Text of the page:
If you’re a writer, you’ve had to endure reviews. Sometimes you’re pleasantly surprised by a five-star only to be confused by a comment like “It’s okay if you don’t have anything else to read.” Sometimes you’re saddened by a one-star that strangely says something like “It’s okay if you don’t have anything else to read.” Huh? Usually reviews are flat comments like “I liked it,” or “I didn’t like it,” and nothing more. But, there are the occasional reviews that show the reader understood what the writer was trying to say. No matter the rating; the reviewer “got” it!
I wrote a story based in Mississippi during the Civil War called Okatibbee Creek. It was about Mary Ann (my third great grandmother) and how she grew up with fourteen siblings. Most of those siblings had eight/ten/twelve children of their own, so it was a HUGE family. By the middle of the book, the Civil War and typhoid fever decimated them, killing a majority of her family members in just one year. The family went from nearly 100 members to a scant handful. Mary Ann ended up without her parents or husband, taking in her orphaned nieces and nephews with no means of supporting them, trying to survive alone during the hell of war. She had never been alone before, seriously ALONE. I wanted the reader to have a sense of where she came from and what the war and disease had done to her, so they could feel her isolation, her panic, her sadness. Most of the poor reviews complain that there are too many family members, too many names. They don’t get it.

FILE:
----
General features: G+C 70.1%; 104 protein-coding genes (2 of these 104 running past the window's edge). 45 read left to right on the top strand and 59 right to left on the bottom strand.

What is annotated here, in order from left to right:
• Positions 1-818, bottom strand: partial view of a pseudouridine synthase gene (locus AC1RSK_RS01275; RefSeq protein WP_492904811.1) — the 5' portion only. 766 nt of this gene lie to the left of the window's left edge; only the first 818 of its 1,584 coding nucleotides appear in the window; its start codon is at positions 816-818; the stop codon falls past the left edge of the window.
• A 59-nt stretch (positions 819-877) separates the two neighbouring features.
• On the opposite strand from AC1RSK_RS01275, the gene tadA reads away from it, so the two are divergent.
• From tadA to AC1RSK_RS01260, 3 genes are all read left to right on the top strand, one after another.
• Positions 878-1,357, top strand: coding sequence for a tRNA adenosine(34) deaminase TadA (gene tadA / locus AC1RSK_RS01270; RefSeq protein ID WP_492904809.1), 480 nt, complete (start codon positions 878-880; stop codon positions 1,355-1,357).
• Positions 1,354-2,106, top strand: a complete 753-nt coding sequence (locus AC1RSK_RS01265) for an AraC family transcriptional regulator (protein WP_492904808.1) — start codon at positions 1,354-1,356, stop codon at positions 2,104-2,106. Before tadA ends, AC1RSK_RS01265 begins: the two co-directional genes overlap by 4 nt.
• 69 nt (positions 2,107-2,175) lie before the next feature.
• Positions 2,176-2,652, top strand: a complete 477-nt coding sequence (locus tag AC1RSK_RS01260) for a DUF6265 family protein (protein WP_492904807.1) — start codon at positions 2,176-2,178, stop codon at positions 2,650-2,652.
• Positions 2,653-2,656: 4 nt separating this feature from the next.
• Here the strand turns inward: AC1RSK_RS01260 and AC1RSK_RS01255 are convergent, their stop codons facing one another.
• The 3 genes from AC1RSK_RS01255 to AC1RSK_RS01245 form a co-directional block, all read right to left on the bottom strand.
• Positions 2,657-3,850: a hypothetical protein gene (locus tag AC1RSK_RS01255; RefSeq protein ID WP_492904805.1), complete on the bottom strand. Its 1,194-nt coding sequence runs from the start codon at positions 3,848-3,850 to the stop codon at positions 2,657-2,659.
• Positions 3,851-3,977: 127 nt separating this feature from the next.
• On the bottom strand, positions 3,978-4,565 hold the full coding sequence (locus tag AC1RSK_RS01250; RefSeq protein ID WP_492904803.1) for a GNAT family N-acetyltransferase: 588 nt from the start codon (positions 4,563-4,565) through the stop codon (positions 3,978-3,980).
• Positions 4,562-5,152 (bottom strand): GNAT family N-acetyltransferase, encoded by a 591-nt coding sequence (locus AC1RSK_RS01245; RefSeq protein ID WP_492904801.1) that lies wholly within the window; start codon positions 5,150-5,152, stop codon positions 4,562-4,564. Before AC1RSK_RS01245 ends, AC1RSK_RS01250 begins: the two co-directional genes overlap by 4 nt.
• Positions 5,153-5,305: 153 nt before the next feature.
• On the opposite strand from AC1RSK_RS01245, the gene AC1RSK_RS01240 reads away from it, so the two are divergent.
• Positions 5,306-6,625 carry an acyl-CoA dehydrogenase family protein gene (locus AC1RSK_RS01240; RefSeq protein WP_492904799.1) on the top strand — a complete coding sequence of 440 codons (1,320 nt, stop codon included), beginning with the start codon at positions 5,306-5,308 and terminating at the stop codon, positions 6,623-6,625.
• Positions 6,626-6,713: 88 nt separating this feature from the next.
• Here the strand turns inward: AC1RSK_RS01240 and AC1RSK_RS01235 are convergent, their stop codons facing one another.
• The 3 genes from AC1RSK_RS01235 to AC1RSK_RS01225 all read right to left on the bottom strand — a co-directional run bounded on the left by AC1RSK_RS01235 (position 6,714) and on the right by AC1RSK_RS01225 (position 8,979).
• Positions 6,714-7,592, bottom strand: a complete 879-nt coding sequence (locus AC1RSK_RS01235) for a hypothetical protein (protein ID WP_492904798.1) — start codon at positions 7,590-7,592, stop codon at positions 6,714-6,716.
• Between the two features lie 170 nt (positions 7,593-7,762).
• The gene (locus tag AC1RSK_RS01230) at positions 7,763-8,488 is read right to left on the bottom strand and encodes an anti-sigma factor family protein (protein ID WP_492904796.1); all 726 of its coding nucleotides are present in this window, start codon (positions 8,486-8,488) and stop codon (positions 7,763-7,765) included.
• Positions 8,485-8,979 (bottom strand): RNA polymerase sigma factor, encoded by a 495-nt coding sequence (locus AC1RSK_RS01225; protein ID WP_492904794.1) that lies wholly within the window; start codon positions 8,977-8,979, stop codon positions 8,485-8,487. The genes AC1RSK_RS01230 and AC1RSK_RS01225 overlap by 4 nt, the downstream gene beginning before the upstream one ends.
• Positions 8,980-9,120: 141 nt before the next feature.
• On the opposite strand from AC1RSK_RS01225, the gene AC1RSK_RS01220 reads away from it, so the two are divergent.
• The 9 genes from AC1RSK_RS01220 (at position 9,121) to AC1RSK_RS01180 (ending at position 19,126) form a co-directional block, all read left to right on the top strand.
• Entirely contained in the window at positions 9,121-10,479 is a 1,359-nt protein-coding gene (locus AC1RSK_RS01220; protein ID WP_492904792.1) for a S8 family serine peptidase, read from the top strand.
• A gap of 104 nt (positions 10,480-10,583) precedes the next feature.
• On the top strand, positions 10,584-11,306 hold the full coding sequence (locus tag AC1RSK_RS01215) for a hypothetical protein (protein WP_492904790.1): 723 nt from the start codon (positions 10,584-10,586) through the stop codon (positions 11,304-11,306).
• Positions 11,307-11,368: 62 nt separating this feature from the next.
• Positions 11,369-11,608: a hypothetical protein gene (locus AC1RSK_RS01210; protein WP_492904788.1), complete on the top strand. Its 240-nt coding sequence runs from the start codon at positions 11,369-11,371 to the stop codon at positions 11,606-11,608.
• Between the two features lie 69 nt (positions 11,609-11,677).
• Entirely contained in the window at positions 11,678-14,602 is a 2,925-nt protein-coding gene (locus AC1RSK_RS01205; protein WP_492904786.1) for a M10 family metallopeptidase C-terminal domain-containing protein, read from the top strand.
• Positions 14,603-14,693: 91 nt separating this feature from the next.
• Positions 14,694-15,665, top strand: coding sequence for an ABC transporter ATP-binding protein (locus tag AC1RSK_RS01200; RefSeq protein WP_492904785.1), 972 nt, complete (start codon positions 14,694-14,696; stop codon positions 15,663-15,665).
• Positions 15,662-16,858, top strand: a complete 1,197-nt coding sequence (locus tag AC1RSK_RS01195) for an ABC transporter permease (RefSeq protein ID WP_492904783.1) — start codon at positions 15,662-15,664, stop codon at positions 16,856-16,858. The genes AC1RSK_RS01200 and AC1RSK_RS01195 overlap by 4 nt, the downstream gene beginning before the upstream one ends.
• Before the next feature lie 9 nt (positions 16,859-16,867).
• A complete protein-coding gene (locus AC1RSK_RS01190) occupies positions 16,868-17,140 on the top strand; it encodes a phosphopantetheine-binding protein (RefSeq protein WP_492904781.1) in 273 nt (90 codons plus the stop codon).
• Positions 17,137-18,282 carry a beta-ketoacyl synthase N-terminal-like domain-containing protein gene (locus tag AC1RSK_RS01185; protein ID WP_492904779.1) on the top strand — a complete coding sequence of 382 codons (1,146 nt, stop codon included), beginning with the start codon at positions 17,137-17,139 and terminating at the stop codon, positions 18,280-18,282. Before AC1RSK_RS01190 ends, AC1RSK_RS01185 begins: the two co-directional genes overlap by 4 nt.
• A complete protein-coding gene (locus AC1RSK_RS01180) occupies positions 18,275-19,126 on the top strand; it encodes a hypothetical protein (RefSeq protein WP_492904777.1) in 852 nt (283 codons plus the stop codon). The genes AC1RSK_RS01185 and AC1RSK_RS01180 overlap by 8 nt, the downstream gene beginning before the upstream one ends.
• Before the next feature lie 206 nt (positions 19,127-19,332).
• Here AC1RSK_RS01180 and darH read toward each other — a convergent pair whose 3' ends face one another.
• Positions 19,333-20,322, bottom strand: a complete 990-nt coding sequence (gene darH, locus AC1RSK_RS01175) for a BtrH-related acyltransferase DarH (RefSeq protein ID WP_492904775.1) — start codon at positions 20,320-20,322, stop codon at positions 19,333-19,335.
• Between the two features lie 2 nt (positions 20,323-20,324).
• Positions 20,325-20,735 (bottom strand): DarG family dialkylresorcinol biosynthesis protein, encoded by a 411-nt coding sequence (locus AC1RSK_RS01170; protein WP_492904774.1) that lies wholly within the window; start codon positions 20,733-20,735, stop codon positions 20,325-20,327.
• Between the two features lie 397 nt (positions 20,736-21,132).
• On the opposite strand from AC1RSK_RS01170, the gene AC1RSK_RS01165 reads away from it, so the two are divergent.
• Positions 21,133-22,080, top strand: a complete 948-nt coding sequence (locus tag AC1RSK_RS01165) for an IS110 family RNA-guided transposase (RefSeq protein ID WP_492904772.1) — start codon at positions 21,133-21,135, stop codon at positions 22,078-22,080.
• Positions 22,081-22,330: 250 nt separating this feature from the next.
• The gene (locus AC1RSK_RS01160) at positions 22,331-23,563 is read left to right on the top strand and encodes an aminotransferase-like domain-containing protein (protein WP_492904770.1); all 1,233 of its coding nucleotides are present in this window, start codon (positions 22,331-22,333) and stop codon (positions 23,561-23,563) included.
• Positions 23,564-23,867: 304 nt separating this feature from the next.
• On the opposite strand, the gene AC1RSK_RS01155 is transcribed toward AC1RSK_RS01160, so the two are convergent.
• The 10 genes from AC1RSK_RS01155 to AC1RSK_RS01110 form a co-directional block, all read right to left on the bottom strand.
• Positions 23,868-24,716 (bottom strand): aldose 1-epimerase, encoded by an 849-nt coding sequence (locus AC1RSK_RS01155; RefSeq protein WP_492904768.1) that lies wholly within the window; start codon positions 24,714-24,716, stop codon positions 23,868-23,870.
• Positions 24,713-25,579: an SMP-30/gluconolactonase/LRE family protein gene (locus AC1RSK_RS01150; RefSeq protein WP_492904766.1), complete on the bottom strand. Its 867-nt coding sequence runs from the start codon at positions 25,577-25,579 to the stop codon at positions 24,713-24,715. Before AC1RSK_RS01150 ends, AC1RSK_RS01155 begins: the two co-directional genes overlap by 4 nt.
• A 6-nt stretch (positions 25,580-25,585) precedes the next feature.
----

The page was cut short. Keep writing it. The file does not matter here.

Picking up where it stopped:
Here’s a review from someone who “got” it…
“This book is fascinating. For those of you that haven’t, it’s a glimpse into the mystery and fascination of finding your roots and imagining the life of your ancestors. I couldn’t help but wonder how a long dead relative felt when 3 of her 7 children died on the trail west. Or the first grandchild perishing as a baby along the Columbia River in Oregon. What kept these pioneers feeling that the trek was worth the pain? Yes, there are a lot of names. Start a family tree and enjoy the story. It’s just what I would have wanted to write about my family.”
Did you include a family tree in the book? I love having them for reference when I get lost among all the names in historical novels. A good example of what I am talking about is in the book The Sweeter the Juice by Shirlee Taylor Haizlip. The first two pages before the book starts contain a family tree graphic.
You know, Deborah, it did occur to me to do so, but there are just too many names. It was a ginormous family. It would probably help those who would like to keep track. Maybe I’ll see if I can create one and post it on the book’s page up top here.
Your comments on reviews are very true. I received a 2-star for one of my books with the comment, “Great book; loved reading it.” Huh?
Sometimes I think people don’t really understand the whole star-rating thing. LOL.